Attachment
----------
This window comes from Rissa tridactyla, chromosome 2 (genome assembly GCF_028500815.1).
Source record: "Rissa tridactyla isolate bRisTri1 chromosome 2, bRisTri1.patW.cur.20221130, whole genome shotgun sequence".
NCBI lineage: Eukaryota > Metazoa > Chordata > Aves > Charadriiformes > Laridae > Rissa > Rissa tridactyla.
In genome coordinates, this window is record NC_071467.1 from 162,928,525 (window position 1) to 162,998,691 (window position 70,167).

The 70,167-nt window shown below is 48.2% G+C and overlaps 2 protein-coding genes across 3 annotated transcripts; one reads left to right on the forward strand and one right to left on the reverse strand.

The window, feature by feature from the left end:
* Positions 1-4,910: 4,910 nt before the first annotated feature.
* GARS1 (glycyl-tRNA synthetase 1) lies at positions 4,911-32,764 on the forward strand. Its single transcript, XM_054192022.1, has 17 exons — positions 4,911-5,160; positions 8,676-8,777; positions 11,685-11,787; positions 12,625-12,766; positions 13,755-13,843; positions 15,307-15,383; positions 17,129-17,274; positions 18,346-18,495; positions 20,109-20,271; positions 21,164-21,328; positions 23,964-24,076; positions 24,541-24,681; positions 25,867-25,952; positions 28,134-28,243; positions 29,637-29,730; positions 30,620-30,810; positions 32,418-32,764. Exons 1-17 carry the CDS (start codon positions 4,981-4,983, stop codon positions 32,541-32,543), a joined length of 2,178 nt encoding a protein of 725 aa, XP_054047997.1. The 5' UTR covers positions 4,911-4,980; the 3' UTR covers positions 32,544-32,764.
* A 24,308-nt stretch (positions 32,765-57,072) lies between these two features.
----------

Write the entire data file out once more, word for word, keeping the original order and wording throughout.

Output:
This window comes from Rissa tridactyla, chromosome 2 (genome assembly GCF_028500815.1).
Source record: "Rissa tridactyla isolate bRisTri1 chromosome 2, bRisTri1.patW.cur.20221130, whole genome shotgun sequence".
NCBI lineage: Eukaryota > Metazoa > Chordata > Aves > Charadriiformes > Laridae > Rissa > Rissa tridactyla.
In genome coordinates, this window is record NC_071467.1 from 162,928,525 (window position 1) to 162,998,691 (window position 70,167).

The 70,167-nt window shown below is 48.2% G+C and overlaps 2 protein-coding genes across 3 annotated transcripts; one reads left to right on the forward strand and one right to left on the reverse strand.

The window, feature by feature from the left end:
* Positions 1-4,910: 4,910 nt before the first annotated feature.
* GARS1 (glycyl-tRNA synthetase 1) lies at positions 4,911-32,764 on the forward strand. Its single transcript, XM_054192022.1, has 17 exons — positions 4,911-5,160; positions 8,676-8,777; positions 11,685-11,787; positions 12,625-12,766; positions 13,755-13,843; positions 15,307-15,383; positions 17,129-17,274; positions 18,346-18,495; positions 20,109-20,271; positions 21,164-21,328; positions 23,964-24,076; positions 24,541-24,681; positions 25,867-25,952; positions 28,134-28,243; positions 29,637-29,730; positions 30,620-30,810; positions 32,418-32,764. Exons 1-17 carry the CDS (start codon positions 4,981-4,983, stop codon positions 32,541-32,543), a joined length of 2,178 nt encoding a protein of 725 aa, XP_054047997.1. The 5' UTR covers positions 4,911-4,980; the 3' UTR covers positions 32,544-32,764.
* A 24,308-nt stretch (positions 32,765-57,072) lies between these two features.